The Catholic University of America

University President John Garvey was quoted in several publications following the death of Supreme Court Justice Antonin Scalia. He also appeared on EWTN News Nightly (minute 6:14). His Catholic News Service column was quoted in the outlet's coverage of his death. See below.

EWTN News Nightly - 2016-02-15

From: EWTN
Date: Feb. 15, 2016

 

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CNS column – Justice Scalia: Man of the people

From: Catholic News Service 
Date: Feb. 16, 2016
Author: John Garvey

Supreme Court Justice Antonin Scalia, God rest his soul, was routinely described as a conservative, and so he was. He held fast to a lot of traditional values. He loved his church, his wife and nine children, and his country.

He favored small government over big, and local over national. He believed that change would be gradual and difficult, if things are working right.

But as a judge, he was a democrat, not a conservative, and his death diminishes by one strong voice our commitment to constitutional democracy.

Justice Scalia perceived that the greatest threat to self-government was the Supreme Court’s tendency to read into the Constitution the values it would like society to adopt. That is why he opposed the court’s decision to make abortion a constitutional right. “The permissibility of abortion,” he said in 1992, is “to be resolved like most important questions in our democracy: by citizens trying to persuade one another and then voting.” ...

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Scalia dies at 79; was longest-serving justice on current Supreme Court

From: Catholic News Service (via Catholic Philly)
Date: Feb. 15, 2016

... In other reaction in Washington to Scalia’s death, The Catholic University of America in a Feb. 15 statement called him “a man who loved his family, his faith, his country and the Constitution that established it.”

“He insisted that there is no such thing as a Catholic judge, only good and bad ones,” the university said. “But in his 30 years on the Supreme Court, he offered a model for American Catholics of how we might serve both God and country.”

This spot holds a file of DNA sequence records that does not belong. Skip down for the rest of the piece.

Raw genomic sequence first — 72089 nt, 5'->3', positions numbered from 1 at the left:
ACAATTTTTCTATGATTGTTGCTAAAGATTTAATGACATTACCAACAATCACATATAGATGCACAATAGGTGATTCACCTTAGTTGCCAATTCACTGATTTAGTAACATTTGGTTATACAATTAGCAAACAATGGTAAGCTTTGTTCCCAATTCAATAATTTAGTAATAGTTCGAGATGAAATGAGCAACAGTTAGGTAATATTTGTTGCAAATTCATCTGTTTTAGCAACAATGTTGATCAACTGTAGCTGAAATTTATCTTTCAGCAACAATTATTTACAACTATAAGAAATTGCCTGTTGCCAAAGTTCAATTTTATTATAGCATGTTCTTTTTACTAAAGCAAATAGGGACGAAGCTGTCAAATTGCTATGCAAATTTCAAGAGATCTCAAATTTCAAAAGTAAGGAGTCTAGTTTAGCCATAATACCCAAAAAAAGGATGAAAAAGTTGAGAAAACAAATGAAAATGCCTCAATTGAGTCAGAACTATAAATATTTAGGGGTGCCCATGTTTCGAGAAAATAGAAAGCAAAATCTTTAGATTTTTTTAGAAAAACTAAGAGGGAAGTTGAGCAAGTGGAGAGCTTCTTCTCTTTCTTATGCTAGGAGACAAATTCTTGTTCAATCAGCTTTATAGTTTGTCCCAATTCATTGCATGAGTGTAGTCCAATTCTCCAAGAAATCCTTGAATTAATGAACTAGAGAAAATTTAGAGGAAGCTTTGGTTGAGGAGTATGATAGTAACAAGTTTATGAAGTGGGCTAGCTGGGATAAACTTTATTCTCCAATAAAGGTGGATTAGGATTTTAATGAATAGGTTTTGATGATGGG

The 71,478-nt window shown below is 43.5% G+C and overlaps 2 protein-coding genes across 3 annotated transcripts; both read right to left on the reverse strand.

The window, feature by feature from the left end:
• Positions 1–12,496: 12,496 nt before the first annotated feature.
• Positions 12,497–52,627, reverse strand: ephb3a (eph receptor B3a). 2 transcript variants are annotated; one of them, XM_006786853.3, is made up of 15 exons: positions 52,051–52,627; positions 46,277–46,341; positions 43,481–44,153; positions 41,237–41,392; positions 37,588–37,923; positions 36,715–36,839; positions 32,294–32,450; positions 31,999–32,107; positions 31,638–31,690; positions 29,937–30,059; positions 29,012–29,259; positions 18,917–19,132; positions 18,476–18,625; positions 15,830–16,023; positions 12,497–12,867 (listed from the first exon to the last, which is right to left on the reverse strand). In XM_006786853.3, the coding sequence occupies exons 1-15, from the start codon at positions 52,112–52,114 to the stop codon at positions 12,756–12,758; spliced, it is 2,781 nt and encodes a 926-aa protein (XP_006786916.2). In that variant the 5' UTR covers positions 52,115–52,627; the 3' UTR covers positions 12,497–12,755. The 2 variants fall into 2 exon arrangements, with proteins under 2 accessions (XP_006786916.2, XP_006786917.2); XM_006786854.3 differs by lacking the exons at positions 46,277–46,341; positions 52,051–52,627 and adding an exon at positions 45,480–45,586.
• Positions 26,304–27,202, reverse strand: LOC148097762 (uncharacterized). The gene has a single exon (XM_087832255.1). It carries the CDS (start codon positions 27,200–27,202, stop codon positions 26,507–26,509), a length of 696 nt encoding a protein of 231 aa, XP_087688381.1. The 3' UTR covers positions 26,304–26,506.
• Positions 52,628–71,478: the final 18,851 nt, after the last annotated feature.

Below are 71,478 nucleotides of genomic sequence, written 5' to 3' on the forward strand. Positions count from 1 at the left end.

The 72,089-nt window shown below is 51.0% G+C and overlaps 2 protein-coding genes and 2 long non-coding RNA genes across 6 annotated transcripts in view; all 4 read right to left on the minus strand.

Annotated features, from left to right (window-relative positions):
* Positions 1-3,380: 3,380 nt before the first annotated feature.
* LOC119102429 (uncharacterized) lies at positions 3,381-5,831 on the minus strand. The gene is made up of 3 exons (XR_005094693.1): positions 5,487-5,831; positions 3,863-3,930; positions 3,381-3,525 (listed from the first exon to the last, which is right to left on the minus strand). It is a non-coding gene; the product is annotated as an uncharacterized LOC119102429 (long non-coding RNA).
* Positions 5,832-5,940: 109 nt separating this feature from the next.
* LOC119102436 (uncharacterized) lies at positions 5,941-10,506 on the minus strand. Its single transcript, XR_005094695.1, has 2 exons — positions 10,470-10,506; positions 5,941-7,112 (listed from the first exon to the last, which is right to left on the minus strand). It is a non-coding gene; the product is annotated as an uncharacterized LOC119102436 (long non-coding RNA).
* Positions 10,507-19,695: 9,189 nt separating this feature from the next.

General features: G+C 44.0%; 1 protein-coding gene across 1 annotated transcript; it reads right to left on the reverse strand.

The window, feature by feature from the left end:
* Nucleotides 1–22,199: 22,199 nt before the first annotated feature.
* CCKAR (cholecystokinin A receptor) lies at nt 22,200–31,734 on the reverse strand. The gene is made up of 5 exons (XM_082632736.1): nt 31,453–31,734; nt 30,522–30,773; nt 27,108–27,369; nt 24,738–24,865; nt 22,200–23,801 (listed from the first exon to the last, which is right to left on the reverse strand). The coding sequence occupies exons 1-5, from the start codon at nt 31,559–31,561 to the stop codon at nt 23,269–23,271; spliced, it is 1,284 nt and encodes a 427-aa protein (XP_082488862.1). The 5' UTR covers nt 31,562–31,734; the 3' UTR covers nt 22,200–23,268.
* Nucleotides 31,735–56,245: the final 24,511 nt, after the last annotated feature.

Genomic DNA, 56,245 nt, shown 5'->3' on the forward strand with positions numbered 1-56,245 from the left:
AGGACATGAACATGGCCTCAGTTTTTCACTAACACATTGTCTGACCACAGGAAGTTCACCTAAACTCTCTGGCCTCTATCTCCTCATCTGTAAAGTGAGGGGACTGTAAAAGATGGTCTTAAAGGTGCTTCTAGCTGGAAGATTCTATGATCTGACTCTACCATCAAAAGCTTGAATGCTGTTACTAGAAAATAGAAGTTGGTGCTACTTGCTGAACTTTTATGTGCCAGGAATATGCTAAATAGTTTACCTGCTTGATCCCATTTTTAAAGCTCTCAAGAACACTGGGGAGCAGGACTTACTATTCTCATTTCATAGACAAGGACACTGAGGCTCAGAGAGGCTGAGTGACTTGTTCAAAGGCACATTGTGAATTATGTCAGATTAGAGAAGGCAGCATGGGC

In 1994, Catholic University honored Scalia with the James Cardinal Gibbons Medal, given for service to the nation, the Catholic Church or the university. In 1999, the university gave Scalia an honorary degree. ...

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Death of Justice Scalia Stirs Sadness — and Fears of a Deadlocked Court

From: National Catholic Register
Date: Feb. 15, 2016
Author: Joan Frawley Desmond

... The White House quickly countered that the president would make his choice known in the next couple of weeks. Meanwhile, the dispute served to remind the public that the nation’s highest court has increasingly become the final arbiter of contentious policy debates, rather than Congress.

“The tug of war we are seeing now is a result of the court’s decision in Roe v. Wade and in cases like Obergefell v. Hodges,” John Garvey, a constitutional scholar and the president of The Catholic University of America, told the Register. ...

But Scalia’s seat will be vacant when the oral arguments are scheduled next month, and that means the ideologically split court could produce deadlocked decisions that will likely kick the cases back to the lower courts.

“Changing the balance of votes on the court has become a political question. But if you took Roe v. Wade and sexual politics out of the equation, it would be a relatively easy matter to find someone suitable,” suggested Garvey.

“If we had followed Justice Scalia’s advice, the temperature would go down, and the disagreement we are having would be relegated to the political realm.” ...

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